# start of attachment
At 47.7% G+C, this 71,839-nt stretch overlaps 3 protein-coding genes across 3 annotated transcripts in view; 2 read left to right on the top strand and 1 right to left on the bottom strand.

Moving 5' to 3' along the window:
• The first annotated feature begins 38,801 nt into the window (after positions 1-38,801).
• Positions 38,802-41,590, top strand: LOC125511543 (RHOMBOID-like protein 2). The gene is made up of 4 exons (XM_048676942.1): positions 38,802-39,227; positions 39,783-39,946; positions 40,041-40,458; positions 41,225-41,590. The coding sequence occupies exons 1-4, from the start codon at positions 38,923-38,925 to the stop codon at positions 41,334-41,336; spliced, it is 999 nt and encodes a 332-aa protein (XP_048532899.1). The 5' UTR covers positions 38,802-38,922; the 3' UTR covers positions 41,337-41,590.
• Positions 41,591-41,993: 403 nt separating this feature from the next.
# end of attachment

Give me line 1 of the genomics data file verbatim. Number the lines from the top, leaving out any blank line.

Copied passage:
At 47.7% G+C, this 71,839-nt stretch overlaps 3 protein-coding genes across 3 annotated transcripts in view; 2 read left to right on the top strand and 1 right to left on the bottom strand.